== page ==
Category: People and their pets

The Role of Dog Fosters

Jess forwards another stirring account of a dog rescuer.

Jess Anderson sent me this video of a Labrador, age 19 no less, being rescued. That is one senior dog!

The video and the supporters who left comments all said how wonderful were their experiences of saving senior dogs.

The video came from the Dodo Foster Diaries and at the time of writing had had nearly 600 viewings.

There is a very good article on PetFinder about the first few days with a senior dog. Go and watch it!

How do the eyes of dogs see?

It is the last day of January and we have a post about dogs today.

I found all the non-doggie articles a bit depressing and this item seemed a delightful alternative. It is from the Curious Kids section of The Conversation but, to my mind, of interest to adults as well.

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Do dogs really see in just black and white? – Oscar V., age 9, Somerville, Massachusetts

Dogs definitely see the world differently than people do, but it’s a myth that their view is just black, white and grim shades of gray

While most people see a full spectrum of colors from red to violet, dogs lack some of the light receptors in their eyes that allow human beings to see certain colors, particularly in the red and green range. But canines can still see yellow and blue.

Different wavelengths of light register as different colors in an animal’s visual system. Top is the human view; bottom is a dog’s eye view. Top: iStock/Getty Images Plus via Getty Images. Bottom: As processed by András Péter’s Dog Vision Image Processing Tool

What you see as red or orange, to a dog may just be another shade of tan. To my dog, Sparky, a bright orange ball lying in the green grass may look like a tan ball in another shade of tan grass. But his bright blue ball will look similar to both of us. An online image processing tool lets you see for yourself what a particular picture looks like to your pet.

Animals can’t use spoken language to describe what they see, but researchers easily trained dogs to touch a lit-up color disc with their nose to get a treat. Then they trained the dogs to touch a disc that was a different color than some others. When the well-trained dogs couldn’t figure out which disc to press, the scientists knew that they couldn’t see the differences in color. These experiments showed that dogs could see only yellow and blue.

In the back of our eyeballs, human beings’ retinas contain three types of special cone-shaped cells that are responsible for all the colors we can see. When scientists used a technique called electroretinography to measure the way dogs’ eyes react to light, they found that canines have fewer kinds of these cone cells. Compared to people’s three kinds, dogs only have two types of cone receptors.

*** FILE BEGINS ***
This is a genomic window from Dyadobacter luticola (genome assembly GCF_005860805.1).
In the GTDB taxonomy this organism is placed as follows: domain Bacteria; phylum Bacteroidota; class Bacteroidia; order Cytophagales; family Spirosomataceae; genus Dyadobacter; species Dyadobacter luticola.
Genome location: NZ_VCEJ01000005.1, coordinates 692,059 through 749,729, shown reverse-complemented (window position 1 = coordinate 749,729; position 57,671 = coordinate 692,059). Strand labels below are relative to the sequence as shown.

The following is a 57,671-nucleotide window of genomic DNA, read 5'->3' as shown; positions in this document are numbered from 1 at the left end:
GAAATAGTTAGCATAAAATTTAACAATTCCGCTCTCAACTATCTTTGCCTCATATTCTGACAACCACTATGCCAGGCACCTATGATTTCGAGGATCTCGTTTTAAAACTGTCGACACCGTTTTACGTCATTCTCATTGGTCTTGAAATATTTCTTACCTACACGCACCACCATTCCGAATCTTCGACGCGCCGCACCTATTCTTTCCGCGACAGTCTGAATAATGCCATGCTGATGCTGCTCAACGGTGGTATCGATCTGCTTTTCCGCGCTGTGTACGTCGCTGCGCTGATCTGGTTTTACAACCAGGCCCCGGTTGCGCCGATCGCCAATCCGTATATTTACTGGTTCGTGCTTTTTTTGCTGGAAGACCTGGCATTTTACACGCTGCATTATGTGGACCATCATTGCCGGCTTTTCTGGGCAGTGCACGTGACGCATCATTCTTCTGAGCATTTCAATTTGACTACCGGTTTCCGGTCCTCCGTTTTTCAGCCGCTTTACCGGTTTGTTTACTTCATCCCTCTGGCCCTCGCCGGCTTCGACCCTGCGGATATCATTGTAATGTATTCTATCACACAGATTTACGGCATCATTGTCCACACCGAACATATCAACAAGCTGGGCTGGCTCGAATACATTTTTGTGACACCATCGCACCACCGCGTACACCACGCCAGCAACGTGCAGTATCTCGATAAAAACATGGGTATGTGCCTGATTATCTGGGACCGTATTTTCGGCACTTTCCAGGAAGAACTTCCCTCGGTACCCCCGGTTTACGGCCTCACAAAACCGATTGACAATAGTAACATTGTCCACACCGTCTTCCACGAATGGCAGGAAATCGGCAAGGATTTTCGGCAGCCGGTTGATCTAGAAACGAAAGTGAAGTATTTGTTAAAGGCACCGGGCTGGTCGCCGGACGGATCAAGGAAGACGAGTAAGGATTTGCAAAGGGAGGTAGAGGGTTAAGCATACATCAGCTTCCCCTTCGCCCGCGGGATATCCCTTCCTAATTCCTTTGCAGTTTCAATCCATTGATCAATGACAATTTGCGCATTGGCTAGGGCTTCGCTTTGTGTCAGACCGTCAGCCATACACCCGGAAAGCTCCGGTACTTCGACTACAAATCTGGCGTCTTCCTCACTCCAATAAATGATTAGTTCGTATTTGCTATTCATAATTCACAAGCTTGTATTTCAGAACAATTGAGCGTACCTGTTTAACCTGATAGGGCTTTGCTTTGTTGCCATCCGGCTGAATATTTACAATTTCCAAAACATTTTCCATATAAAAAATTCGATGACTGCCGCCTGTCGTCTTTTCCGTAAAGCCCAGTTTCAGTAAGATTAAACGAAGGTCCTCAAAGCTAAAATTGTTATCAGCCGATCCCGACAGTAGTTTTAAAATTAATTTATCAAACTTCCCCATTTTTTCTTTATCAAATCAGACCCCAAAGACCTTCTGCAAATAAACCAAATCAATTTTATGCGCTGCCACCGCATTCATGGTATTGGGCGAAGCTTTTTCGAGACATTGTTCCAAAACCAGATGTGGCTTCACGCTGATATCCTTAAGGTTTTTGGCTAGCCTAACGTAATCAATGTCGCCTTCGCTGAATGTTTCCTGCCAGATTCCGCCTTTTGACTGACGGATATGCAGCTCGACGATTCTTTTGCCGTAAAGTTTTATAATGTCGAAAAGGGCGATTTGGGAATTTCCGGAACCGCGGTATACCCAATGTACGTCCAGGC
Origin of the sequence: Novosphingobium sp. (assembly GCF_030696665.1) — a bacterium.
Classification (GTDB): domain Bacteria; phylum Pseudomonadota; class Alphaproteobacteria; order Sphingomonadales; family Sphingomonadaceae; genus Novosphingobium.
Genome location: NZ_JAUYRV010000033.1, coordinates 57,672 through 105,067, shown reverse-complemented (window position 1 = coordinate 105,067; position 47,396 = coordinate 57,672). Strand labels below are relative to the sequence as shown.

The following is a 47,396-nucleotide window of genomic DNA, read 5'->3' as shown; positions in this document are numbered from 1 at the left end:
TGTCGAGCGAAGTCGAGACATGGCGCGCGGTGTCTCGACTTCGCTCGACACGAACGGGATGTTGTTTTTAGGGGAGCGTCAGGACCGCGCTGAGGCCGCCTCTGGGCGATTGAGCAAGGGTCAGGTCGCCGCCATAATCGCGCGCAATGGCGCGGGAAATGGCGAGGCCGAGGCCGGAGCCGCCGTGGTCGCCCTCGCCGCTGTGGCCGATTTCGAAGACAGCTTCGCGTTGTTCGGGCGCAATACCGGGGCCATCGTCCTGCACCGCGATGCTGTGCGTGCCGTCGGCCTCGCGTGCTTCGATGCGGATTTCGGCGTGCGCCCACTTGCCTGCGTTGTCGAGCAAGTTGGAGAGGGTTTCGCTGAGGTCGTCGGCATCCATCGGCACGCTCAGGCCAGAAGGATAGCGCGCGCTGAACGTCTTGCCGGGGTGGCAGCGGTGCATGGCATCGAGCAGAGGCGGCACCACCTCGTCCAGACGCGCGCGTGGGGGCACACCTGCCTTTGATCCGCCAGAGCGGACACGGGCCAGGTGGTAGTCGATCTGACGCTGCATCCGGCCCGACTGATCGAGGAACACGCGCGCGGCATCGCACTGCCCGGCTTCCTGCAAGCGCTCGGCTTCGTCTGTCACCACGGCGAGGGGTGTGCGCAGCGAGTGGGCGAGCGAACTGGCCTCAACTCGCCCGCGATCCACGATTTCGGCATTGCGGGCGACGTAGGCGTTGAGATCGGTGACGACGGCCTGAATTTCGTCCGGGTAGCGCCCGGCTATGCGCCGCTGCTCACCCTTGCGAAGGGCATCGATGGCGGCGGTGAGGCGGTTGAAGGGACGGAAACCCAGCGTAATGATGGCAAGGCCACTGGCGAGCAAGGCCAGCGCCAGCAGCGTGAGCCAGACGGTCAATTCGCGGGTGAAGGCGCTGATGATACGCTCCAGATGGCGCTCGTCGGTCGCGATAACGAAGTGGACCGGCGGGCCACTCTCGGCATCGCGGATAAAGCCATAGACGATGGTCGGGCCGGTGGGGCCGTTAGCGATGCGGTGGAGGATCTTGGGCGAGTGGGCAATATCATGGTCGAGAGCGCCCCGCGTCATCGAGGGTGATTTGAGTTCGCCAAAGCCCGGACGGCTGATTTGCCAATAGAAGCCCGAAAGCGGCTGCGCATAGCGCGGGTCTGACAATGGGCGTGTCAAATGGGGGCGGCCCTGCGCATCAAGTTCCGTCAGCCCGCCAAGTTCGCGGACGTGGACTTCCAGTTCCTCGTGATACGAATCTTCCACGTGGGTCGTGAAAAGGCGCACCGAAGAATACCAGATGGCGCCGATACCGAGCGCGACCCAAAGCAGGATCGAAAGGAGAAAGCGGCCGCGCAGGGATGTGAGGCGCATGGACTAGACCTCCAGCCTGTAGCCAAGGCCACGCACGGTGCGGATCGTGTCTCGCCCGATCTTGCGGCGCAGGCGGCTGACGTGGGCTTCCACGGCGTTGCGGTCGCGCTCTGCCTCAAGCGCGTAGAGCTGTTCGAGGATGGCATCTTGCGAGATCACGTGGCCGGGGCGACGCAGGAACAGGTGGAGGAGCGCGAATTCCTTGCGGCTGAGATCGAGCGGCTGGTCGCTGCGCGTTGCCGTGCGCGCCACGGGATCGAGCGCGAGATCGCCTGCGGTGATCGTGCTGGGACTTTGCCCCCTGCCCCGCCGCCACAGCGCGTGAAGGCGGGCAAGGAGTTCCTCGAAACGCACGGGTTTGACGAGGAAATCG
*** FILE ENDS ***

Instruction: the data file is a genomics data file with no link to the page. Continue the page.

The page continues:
Light travels to the back of the eyeball, where it registers with rod and cone cells that send visual signals on to the brain. iStock/Getty Images Plus via Getty Images

Not only can dogs see fewer colors than we do, they probably don’t see as clearly as we do either. Tests show that both the structure and function of the dog eye leads them to see things at a distance as more blurry. While we think of perfect vision in humans as being 20/20, typical vision in dogs is probably closer to 20/75. This means that what a person with normal vision could see from 75 feet away, a dog would need to be just 20 feet away to see as clearly. Since dogs don’t read the newspaper, their visual acuity probably doesn’t interfere with their way of life.

There’s likely a lot of difference in visual ability between breeds. Over the years, breeders have selected sight-hunting dogs like greyhounds to have better vision than dogs like bulldogs.

But that’s not the end of the story. While people have a tough time seeing clearly in dim light, scientists believe dogs can probably see as well at dusk or dawn as they can in the bright middle of the day. This is because compared to humans’, dog retinas have a higher percentage and type of another kind of visual receptor. Called rod cells because of their shape, they function better in low light than cone cells do.

Dogs also have a reflective tissue layer at the back of their eyes that helps them see in less light. This mirror-like tapetum lucidum collects and concentrates the available light to help them see when it’s dark. The tapetum lucidum is what gives dogs and other mammals that glowing eye reflection when caught in your headlights at night or when you try to take a flash photo.